When joining the board of a nonprofit performing arts organization, most folks don’t assume the job will include a political battle fought in the public arena for doing nothing more than acting as a steward of public trust. But according to a report in the 6/4/2013 edition of WPLG’s Local10.com by Bob Norman, that appears to be the case at the Symphony of the Americas (SoA) where members of the organization’s executive board claim they were ousted for attempting to investigate questionable spending practices of SoA’s executive director, Renee LaBonte, and the long-time maestro, James Brooks-Bruzzese.
In question are sketchy internal oversight measures such as LaBonte reportedly barring the board treasurer from signing checks and keeping the organization’s financial records at her personal home, both of which violate SoA’s bylaws. When asked about that issue by Local 10’s investigative reporter, LaBonte declined to answer other than to say the there are times when administrators sign checks and other times when the Treasurer signs.
Also in question are purportedly personal travel expenses by LaBonte and Brooks-Bruzzese that were paid for using SoA funds.
When former board president Beth Holland and Treasurer Raquel Cohen began an internal investigation and asking questions, they claim LaBonte and Brooks-Bruzzese organized a board coup by amending the bylaws and had both members removed. In response, more than ten additional board members resigned in protest as did the orchestra’s Symphony Society President.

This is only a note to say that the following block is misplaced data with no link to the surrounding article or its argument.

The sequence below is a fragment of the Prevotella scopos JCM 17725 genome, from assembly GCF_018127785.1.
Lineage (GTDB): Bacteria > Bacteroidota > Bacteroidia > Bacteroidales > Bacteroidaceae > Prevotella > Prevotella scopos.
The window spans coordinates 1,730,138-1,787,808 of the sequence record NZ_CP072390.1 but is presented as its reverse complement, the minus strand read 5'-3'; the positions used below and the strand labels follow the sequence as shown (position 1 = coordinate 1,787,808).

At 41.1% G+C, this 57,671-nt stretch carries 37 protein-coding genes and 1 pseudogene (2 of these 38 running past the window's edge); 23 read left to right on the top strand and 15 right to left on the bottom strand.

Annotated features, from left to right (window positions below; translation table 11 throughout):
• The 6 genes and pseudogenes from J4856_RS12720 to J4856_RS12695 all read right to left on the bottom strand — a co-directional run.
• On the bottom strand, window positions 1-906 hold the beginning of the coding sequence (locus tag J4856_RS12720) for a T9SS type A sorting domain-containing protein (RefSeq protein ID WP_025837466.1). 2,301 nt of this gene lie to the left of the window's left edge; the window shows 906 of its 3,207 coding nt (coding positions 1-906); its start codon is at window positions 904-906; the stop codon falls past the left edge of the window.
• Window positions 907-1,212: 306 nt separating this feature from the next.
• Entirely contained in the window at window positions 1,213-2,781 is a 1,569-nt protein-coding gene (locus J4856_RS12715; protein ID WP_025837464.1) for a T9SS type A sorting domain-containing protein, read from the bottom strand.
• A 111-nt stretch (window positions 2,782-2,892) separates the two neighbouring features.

Regardless of how the SoA debacle turns out, the situation is a representative example demonstrating just how much power and influence rests in the executive administrative and artistic leaders. It will be interesting to see if the situation continues to develop and the sort of transparent audit being called for by the ousted board members comes to pass.
Likewise, the situation brings to mind the Sarbanes–Oxley Act of 2002, which set into motion a series of enhanced accounting checks and balances to help prevent corporate executives from committing fraud along with providing added protections for corporate whistle blowers. Interestingly enough, Sarbanes-Oxley contains provisions that exempt nonprofit organizations from being subject to the accounting requirements due mostly to the unreasonable burden it would place on smaller and mid size budget organizations.
Following is a copy of the investigative report segment aired by WPLG and you can access the orchestra’s IRS form 990s at Guidestar.